Noisy Reflection Problem

Dear Group

First of all, I ask that you all will please forgive my lack of knowledge on the subject of Monte Carlo importance sampling. Although I am not familiar with this subject, I do possess an engineering degree so I am familiar with some complex mathematical concepts.

As for my question, I have had some issues with reflection on objects composed of metal and metal2 materials. Generally the reflections that I have had problems picking up are bright objects that are non-light sources sources. An example of such is picking up the reflection of a floor with a very bright area due to a light source such as the following example:

http://f1.pg.photos.yahoo.com/ph/marcdevon/vwp?.dir=/RadiancePics&.dnm=room2a_camera4.jpg&.view=t

Generally, the reflections of the floor on the appliances will come out very noisy (instead of blurry). I have had some moderate success in eliminating the noise by increasing the rendering resolution. It takes a rendering of about 12 times the final resolution before filtering to reduce the noise. Although this is acceptable, it is inefficient to render an entire scene at this resolution due to the problems of a fraction of the scene. In my opinion, it is far more efficient to have a solution to rectify the problem locally where the problems exist rather than on the entire image.

I have attempted going into the software�s source code to find a solution to this problem. What I hypothesized was that by increasing the specular sampling, I can reduce the pixel variance and the cost of increased computational expense and the loss of some blurriness of the reflection (although I believe I would still capture the roughness of the material). I have read through Chapter 12 of �Rendering with Radiance� and have looked into materials file included with the CD-ROM. While delving into aniso.c, I thought I could accomplish my objective by increasing the value of the constant MAXITER (I actually renamed it to MAXITER2 to avoid any conflict with MAXITER in norm.c) from 10 to 256. Unfortunately, this did not work. I tried to do a small calculation to estimate the number of rays that would have to be traced in order to render the image with these settings. Most of the surfaces of the appliances in the above picture are anisotropic. I estimated that these surfaces comprise of about 1/3 of the scene. If I rendered the image at 1000 x 1000 (1 million total pixels) about 333K pixels would have their specular component sampled. At 256 samples per pixels and a pixel sample rate of 1, specular jittering of 1 and specular threshold of 0, the number of specular samples expected would equal to around 85 million. When I did render the image, a total of about 19 million rays were traced (including ambient). As you can see, the number of actual rays traced is not on the same order of the number that I expected to trace. I did a comparison between a rendering with and without the source code modifications that I had performed. There were differences in the render settings. The image quality was no different between the two renders and there were only about 2-3 million more rays total traces.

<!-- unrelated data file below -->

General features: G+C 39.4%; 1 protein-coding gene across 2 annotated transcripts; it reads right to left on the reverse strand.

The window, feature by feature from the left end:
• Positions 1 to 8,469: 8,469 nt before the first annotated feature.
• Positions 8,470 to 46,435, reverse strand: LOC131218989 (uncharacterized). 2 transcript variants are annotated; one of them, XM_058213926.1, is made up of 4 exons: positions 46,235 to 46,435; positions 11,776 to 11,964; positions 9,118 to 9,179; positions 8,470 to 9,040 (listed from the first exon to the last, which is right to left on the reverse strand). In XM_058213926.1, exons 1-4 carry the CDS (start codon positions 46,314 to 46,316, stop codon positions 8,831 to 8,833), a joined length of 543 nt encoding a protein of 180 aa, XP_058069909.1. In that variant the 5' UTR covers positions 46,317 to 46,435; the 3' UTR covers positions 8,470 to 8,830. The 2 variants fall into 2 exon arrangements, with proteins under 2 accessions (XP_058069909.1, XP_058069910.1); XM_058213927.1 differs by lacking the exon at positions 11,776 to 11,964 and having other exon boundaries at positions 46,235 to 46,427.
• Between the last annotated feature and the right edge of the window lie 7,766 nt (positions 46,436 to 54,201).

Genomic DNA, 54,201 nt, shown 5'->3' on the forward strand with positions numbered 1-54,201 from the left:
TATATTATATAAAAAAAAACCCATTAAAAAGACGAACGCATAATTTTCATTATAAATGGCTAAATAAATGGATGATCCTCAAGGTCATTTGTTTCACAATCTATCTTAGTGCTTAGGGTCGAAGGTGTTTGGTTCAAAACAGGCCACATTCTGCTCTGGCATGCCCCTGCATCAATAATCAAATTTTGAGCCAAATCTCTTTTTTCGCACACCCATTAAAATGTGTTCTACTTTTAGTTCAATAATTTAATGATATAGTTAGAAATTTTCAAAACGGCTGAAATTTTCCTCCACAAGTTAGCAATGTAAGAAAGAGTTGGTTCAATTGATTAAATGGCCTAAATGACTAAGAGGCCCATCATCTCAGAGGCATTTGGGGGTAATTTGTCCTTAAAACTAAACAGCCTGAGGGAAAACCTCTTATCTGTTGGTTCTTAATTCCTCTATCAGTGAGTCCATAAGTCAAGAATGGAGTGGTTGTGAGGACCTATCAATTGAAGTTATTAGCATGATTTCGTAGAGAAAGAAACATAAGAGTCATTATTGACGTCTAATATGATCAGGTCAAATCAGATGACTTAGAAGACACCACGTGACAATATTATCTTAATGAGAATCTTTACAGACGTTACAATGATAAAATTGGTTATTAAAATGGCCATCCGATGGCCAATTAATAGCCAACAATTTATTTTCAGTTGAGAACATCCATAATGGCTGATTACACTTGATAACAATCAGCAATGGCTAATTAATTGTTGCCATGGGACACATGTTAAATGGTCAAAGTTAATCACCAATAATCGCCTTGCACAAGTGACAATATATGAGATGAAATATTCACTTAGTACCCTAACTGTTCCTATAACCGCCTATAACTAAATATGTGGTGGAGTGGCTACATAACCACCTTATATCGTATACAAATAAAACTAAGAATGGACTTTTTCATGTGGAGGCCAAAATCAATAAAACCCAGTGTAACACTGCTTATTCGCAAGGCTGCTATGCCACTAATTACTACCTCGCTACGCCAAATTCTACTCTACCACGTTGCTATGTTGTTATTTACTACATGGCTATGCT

For my questions:

Firstly, am I off base in my assumption that increasing the number of specular samples will decrease the pixel variance/noise in my renders or am I over simplifying the problem? Secondly, if this is a proper assumption, would simply changing a few constants in the sources code help achieve my objective or would a lot more work be necessary? Lastly, are my assumptions concerning the number of samples required off base?

Thanks

Marcus D. Jacobs

···

_________________________________________________________________
MSN Messenger with backgrounds, emoticons and more. http://www.msnmessenger-download.com/tracking/cdp_customize

Hi Marcus,

The MAXITER macro is not the one to change in aniso.c to get additional specular samples. In fact, you would have to rewrite a bit of code to do this -- a macro change is not enough. Something more like a loop at line 276, where agaussamp() is called would be necessary.